Trapezius Stretches

Written By: Chloe Wilson BSc (Hons) Physiotherapy
Reviewed By: SPE Medical Review Board

Trapezius Stretches: How to stretch your traps. Great for chronically tight trapezius, muscles spasm, trapezius trigger points and knots.

Trapezius stretches are a great way to relieve neck, shoulder, upper and middle back pain. 

Stress, posture and work habits are increasing the prevalence of pain and tight trapezius muscles.

This can lead to headaches, trigger points, restricted shoulder and neck movements and shoulder blade instability.

But trapezius stretches can make all the difference. Here, we will start with a quick overview of trapezius anatomy and function and the common causes of trapezius tightness and pain – if you want to know more, check out the trapezius pain section. 

We will then focus on how to stretch your traps in a variety of different ways and positions so you can choose the right trapezius stretches for you.

Trapezius Anatomy & Function

Trapezius Muscle: Upper, middle and lower traps

Trapezius is a large, broad muscle that originates down the upper spine from the base of the skull down to the lower thoracic spine that fans out and attaches along the collar bone and shoulder blade.

The trapezius muscle can be divided into three parts, upper trapezius, middle trapezius and lower trapezius.

The main role of trapezius is to help control posture and shoulder blade stability so we have a stable base to work from. Functionally, our trapezius muscles allow us to:

  • Bend our neck sideways and backwards and twist our neck round to the side
  • Lower our shoulders against resistance: e.g. pushing up through hands when standing up from a chair
  • Raise our arms above our heads
  • Throw overarm

What Causes Tight Trapezius Pain?

Having tight trapezius muscles is an increasingly common problem, typically caused by:

  • Posture: poor posture is the biggest cause for chronically tight trapezius muscles. We tend to spend more and more time on screens, sitting slumped over a desk or slouched on the sofa which leads to traps tightness

  • Stress & Anxiety: we have a real tenancy to store tension in our shoulders which leads to tight trapezius muscles. When we feel stressed or anxious it’s common for our shoulders to tighten and gradually scrunch up towards our ears, and it’s trapezius that’s holding the majority of that tension

  • Trigger Points: trapezius trigger points and muscle tightness go hand in hand. Small, tight nodules develop in the trapezius fascia which become hypersensitive. If you run your fingers over the back of your shoulder, just above your shoulder blade you may well be able to feel the knotted trapezius muscle under your fingers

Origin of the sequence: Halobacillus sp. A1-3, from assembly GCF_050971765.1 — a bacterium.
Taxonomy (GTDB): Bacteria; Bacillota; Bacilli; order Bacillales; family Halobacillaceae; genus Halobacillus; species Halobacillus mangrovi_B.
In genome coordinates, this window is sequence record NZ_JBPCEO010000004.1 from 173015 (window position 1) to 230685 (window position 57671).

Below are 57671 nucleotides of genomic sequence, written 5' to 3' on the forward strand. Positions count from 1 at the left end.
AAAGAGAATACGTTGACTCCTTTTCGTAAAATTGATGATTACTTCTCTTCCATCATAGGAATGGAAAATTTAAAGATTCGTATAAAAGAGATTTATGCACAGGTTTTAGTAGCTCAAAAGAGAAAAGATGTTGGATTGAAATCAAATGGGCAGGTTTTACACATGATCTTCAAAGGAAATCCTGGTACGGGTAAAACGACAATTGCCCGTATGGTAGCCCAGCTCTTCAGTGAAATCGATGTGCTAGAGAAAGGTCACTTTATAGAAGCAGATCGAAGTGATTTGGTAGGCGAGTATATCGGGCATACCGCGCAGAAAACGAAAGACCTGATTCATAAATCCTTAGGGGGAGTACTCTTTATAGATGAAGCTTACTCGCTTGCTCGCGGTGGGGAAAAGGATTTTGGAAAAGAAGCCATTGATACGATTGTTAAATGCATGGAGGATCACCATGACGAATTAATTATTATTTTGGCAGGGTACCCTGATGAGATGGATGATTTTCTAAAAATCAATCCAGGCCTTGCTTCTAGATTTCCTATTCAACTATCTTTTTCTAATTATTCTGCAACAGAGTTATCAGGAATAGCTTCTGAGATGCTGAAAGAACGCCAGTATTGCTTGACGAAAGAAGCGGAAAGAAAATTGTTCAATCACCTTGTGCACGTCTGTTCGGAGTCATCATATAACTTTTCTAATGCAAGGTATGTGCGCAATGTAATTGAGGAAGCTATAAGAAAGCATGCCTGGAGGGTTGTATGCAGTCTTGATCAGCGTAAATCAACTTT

Having super tight trapezius muscles can result in neck, shoulder and upper back pain, as well as tension headaches so it really helps to know how to stretch your traps. You can find out more about the common causes and symptoms in the trapezius pain article.

How To Stretch Trapezius

There are lots of different ways to do trapezius stretches and here you will find 7 of the best trapezius stretches that can be done in a range of positions to stretch the different parts of the muscle.

Whether you are looking for a trapezius stretch to do in the office while you work, something to ease your chronically tight trapezius muscles or simply want to loosen up your traps, there’s something here for everyone.

And the good news is, you don’t need any special equipment and you can do all of these trapezius exercises at home. 

1. Shoulder Rolls

Shoulder rolls are a great place to start with trapezius stretches as they help get the muscle warmed up and loose before you start full on stretches, making them more effective

Shoulder rolls: a great warm-up with trapezius stretches
  • Sit or stand in a comfortable position with good posture

  • Roll both shoulders back and down and then forwards and up in a circular motion

  • Start with small circles and gradually make the circles larger

  • Spend 30-60 seconds doing this and then repeat in the opposite direction

2. Chin Tucks

Chin tucks, aka cervical retractions, are an absolute must for anyone with neck or trapezius pain. They help to realign the neck and ease the tension off the upper traps, combat a forward poking chin posture and loosen joints in the lower neck and upper back.

Chin Tuck Neck Retractions: Upper trapezius stretches
  • Sit or stand upright in good posture

  • Slowly draw your chin in towards your neck without tilting your head